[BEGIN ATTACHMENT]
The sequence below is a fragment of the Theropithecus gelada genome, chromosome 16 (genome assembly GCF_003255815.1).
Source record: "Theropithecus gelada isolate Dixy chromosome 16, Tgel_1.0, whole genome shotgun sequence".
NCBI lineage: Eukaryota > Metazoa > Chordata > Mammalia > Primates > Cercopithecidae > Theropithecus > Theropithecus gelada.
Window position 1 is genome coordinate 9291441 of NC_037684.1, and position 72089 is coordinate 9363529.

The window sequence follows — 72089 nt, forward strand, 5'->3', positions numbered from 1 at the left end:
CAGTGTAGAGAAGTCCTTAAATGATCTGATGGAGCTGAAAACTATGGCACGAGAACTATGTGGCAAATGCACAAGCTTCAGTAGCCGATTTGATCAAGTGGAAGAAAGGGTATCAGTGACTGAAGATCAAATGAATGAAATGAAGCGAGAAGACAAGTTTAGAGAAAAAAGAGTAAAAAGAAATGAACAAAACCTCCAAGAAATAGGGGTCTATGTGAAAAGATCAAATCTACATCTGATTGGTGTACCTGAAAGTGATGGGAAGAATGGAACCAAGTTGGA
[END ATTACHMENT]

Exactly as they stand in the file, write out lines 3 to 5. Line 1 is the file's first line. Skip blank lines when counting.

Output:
NCBI lineage: Eukaryota > Metazoa > Chordata > Mammalia > Primates > Cercopithecidae > Theropithecus > Theropithecus gelada.
Window position 1 is genome coordinate 9291441 of NC_037684.1, and position 72089 is coordinate 9363529.

The window sequence follows — 72089 nt, forward strand, 5'->3', positions numbered from 1 at the left end: